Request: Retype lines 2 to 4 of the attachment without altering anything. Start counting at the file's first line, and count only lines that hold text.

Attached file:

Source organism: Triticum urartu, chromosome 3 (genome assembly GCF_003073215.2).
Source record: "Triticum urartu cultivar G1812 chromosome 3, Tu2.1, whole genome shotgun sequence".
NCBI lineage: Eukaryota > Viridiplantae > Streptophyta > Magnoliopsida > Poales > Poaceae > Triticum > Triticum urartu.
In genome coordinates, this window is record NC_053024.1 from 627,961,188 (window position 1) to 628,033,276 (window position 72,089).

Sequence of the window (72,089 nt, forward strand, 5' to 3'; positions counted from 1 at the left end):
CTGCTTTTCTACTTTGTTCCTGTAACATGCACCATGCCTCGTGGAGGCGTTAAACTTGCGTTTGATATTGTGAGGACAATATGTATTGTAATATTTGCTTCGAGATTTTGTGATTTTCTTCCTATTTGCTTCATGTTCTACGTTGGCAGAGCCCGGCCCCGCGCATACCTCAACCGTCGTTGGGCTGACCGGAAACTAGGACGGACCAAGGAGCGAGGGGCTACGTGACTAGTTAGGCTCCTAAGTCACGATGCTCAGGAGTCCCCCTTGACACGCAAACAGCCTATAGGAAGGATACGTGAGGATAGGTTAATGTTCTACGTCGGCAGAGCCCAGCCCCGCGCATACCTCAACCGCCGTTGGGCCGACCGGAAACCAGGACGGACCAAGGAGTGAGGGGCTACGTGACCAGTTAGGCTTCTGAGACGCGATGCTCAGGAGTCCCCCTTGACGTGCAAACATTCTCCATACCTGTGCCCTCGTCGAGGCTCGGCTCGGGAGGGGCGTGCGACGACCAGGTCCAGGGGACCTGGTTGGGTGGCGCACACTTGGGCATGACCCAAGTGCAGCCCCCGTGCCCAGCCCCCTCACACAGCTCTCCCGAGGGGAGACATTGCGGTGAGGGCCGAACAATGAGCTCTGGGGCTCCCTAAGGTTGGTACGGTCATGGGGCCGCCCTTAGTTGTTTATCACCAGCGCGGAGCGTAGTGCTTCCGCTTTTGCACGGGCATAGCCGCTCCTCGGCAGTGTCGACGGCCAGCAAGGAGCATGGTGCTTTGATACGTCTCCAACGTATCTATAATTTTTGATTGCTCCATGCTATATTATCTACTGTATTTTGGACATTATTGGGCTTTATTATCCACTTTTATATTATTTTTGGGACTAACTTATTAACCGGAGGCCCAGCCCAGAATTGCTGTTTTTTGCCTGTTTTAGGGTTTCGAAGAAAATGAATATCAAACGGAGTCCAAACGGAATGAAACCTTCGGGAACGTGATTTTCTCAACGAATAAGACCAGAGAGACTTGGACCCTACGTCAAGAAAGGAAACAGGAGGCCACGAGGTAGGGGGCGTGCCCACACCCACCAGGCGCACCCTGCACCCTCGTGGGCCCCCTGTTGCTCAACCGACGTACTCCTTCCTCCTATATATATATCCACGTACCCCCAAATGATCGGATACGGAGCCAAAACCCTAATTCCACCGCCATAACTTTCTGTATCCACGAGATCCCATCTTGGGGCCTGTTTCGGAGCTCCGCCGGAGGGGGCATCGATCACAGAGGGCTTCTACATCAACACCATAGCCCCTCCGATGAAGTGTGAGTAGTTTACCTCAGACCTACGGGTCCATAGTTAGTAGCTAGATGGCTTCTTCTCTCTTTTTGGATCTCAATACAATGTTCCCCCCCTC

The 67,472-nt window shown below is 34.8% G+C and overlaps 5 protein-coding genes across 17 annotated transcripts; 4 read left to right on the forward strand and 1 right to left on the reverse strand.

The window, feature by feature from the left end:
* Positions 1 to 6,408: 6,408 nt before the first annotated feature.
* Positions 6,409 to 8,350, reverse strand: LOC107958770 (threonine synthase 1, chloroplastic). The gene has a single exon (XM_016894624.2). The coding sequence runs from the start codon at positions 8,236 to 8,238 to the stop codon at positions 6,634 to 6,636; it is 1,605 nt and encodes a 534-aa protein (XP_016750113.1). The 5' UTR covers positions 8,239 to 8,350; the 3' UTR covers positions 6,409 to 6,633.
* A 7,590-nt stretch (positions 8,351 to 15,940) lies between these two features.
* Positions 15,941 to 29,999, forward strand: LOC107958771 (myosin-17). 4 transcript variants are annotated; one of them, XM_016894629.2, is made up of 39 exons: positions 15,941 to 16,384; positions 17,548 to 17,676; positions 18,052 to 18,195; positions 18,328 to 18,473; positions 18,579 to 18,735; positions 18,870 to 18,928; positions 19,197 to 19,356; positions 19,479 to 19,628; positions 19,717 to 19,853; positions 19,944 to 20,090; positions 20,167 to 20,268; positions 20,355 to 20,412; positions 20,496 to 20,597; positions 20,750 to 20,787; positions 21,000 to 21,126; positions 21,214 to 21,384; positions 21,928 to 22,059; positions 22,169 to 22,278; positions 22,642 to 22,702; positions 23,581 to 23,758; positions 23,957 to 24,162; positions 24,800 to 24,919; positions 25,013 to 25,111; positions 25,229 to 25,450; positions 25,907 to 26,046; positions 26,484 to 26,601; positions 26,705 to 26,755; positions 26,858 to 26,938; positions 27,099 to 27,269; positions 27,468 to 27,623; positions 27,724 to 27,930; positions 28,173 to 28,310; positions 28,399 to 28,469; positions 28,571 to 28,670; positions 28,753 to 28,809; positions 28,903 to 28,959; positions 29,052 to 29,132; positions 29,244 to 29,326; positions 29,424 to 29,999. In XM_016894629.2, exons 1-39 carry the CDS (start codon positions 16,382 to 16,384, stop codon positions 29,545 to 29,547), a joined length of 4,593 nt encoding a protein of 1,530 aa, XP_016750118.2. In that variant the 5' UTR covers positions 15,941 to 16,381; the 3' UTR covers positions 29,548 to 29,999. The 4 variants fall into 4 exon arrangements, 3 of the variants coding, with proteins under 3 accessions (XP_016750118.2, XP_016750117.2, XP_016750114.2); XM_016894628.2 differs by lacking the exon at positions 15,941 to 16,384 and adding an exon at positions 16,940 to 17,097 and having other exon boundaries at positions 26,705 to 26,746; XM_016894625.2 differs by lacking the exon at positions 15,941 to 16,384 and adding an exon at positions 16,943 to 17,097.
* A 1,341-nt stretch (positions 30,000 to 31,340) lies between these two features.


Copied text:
Source record: "Triticum urartu cultivar G1812 chromosome 3, Tu2.1, whole genome shotgun sequence".
NCBI lineage: Eukaryota > Viridiplantae > Streptophyta > Magnoliopsida > Poales > Poaceae > Triticum > Triticum urartu.
In genome coordinates, this window is record NC_053024.1 from 627,961,188 (window position 1) to 628,033,276 (window position 72,089).